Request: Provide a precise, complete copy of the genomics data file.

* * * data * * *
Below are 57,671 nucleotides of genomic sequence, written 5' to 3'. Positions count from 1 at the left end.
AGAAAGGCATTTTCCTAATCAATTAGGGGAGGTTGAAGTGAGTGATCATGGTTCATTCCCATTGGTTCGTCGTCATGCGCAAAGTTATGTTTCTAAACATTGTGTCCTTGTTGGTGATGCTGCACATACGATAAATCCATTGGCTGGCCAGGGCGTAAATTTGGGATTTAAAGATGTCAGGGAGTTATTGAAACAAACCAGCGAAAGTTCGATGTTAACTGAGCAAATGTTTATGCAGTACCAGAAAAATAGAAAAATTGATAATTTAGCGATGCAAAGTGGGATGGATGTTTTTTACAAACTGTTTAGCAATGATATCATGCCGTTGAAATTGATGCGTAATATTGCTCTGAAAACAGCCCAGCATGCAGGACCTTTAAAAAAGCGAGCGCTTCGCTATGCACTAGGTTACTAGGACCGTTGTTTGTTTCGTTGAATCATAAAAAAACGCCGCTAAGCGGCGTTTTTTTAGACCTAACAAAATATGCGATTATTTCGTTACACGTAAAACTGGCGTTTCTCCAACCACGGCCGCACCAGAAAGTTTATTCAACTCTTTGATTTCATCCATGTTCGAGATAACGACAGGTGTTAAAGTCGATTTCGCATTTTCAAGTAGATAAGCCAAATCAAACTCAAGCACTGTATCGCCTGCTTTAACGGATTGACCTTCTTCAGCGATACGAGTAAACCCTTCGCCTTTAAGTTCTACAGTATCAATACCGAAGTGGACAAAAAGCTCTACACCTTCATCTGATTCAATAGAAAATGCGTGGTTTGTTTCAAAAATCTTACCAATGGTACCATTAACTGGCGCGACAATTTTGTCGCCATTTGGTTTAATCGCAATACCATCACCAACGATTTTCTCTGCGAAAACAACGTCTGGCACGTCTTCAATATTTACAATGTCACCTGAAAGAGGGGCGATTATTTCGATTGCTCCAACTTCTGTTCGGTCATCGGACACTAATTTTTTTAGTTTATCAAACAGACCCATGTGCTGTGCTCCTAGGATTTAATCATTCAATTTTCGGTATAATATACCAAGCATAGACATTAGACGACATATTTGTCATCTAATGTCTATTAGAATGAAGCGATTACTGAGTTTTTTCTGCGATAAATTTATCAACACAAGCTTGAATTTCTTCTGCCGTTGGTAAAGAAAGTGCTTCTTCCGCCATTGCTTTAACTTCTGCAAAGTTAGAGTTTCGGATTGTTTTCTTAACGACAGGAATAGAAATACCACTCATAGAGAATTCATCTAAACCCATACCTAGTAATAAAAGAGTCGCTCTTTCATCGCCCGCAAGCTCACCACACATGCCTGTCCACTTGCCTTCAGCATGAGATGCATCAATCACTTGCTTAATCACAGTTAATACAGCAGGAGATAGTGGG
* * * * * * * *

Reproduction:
Below are 57,671 nucleotides of genomic sequence, written 5' to 3'. Positions count from 1 at the left end.
AGAAAGGCATTTTCCTAATCAATTAGGGGAGGTTGAAGTGAGTGATCATGGTTCATTCCCATTGGTTCGTCGTCATGCGCAAAGTTATGTTTCTAAACATTGTGTCCTTGTTGGTGATGCTGCACATACGATAAATCCATTGGCTGGCCAGGGCGTAAATTTGGGATTTAAAGATGTCAGGGAGTTATTGAAACAAACCAGCGAAAGTTCGATGTTAACTGAGCAAATGTTTATGCAGTACCAGAAAAATAGAAAAATTGATAATTTAGCGATGCAAAGTGGGATGGATGTTTTTTACAAACTGTTTAGCAATGATATCATGCCGTTGAAATTGATGCGTAATATTGCTCTGAAAACAGCCCAGCATGCAGGACCTTTAAAAAAGCGAGCGCTTCGCTATGCACTAGGTTACTAGGACCGTTGTTTGTTTCGTTGAATCATAAAAAAACGCCGCTAAGCGGCGTTTTTTTAGACCTAACAAAATATGCGATTATTTCGTTACACGTAAAACTGGCGTTTCTCCAACCACGGCCGCACCAGAAAGTTTATTCAACTCTTTGATTTCATCCATGTTCGAGATAACGACAGGTGTTAAAGTCGATTTCGCATTTTCAAGTAGATAAGCCAAATCAAACTCAAGCACTGTATCGCCTGCTTTAACGGATTGACCTTCTTCAGCGATACGAGTAAACCCTTCGCCTTTAAGTTCTACAGTATCAATACCGAAGTGGACAAAAAGCTCTACACCTTCATCTGATTCAATAGAAAATGCGTGGTTTGTTTCAAAAATCTTACCAATGGTACCATTAACTGGCGCGACAATTTTGTCGCCATTTGGTTTAATCGCAATACCATCACCAACGATTTTCTCTGCGAAAACAACGTCTGGCACGTCTTCAATATTTACAATGTCACCTGAAAGAGGGGCGATTATTTCGATTGCTCCAACTTCTGTTCGGTCATCGGACACTAATTTTTTTAGTTTATCAAACAGACCCATGTGCTGTGCTCCTAGGATTTAATCATTCAATTTTCGGTATAATATACCAAGCATAGACATTAGACGACATATTTGTCATCTAATGTCTATTAGAATGAAGCGATTACTGAGTTTTTTCTGCGATAAATTTATCAACACAAGCTTGAATTTCTTCTGCCGTTGGTAAAGAAAGTGCTTCTTCCGCCATTGCTTTAACTTCTGCAAAGTTAGAGTTTCGGATTGTTTTCTTAACGACAGGAATAGAAATACCACTCATAGAGAATTCATCTAAACCCATACCTAGTAATAAAAGAGTCGCTCTTTCATCGCCCGCAAGCTCACCACACATGCCTGTCCACTTGCCTTCAGCATGAGATGCATCAATCACTTGCTTAATCACAGTTAATACAGCAGGAGATAGTGGG